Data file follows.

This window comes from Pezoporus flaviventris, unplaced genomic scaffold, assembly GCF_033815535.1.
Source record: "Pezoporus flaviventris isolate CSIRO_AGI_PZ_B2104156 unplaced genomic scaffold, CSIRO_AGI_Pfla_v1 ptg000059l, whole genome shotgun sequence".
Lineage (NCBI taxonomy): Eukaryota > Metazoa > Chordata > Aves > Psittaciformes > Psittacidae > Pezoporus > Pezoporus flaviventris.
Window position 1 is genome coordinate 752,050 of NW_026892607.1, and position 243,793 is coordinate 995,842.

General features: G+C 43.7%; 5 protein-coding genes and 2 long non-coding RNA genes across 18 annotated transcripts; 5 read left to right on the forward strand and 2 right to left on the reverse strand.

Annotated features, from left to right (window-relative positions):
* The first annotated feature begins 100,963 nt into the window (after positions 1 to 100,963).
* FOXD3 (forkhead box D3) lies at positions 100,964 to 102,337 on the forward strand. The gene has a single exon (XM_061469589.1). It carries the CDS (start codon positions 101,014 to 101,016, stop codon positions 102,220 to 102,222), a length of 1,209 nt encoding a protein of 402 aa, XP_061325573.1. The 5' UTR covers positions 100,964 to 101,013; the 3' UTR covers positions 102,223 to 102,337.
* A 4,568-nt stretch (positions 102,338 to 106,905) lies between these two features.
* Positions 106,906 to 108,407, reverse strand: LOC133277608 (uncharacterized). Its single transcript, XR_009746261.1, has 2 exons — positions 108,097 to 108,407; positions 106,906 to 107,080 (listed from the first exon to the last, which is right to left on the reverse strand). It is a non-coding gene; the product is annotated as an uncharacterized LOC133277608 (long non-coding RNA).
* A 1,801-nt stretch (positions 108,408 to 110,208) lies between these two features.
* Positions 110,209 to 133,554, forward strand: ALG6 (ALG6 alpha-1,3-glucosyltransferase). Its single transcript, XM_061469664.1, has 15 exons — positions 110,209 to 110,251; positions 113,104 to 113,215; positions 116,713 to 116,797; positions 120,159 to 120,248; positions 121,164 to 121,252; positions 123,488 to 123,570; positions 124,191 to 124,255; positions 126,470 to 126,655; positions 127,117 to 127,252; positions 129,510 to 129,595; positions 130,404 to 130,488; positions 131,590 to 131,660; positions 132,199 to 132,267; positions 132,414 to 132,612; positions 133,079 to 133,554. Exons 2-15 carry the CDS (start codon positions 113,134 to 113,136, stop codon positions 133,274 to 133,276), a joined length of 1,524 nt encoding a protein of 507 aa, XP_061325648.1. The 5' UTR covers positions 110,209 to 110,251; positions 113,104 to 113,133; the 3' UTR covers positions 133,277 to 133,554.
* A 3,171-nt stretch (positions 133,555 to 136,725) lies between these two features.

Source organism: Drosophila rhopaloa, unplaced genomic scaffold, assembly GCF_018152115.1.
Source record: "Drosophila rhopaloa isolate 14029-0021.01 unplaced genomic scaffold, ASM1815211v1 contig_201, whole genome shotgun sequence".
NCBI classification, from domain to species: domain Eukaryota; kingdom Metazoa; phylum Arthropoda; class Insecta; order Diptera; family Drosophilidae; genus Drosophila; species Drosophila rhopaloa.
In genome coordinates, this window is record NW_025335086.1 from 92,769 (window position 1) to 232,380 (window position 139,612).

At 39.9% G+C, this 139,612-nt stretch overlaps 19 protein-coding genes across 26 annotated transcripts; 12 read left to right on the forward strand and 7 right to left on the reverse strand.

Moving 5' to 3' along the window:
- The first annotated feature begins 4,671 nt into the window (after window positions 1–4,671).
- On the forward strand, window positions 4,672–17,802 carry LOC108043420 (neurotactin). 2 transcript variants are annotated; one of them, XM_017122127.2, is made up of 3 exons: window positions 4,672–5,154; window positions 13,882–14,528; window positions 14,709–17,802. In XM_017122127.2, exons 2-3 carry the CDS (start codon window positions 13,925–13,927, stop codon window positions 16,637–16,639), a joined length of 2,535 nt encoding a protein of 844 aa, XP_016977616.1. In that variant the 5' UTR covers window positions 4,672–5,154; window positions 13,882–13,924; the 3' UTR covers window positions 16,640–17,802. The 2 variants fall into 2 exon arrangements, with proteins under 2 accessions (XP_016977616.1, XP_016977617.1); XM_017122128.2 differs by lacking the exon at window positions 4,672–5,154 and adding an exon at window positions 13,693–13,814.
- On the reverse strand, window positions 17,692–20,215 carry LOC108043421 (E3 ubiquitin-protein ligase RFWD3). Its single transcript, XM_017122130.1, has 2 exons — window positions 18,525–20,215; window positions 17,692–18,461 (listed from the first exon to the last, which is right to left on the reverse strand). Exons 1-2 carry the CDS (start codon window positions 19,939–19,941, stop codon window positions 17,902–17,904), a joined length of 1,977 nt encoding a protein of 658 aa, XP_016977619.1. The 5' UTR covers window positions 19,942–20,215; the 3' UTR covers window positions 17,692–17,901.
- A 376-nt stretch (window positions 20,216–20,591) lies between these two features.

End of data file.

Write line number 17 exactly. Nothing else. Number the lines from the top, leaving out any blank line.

In genome coordinates, this window is record NW_025335086.1 from 92,769 (window position 1) to 232,380 (window position 139,612).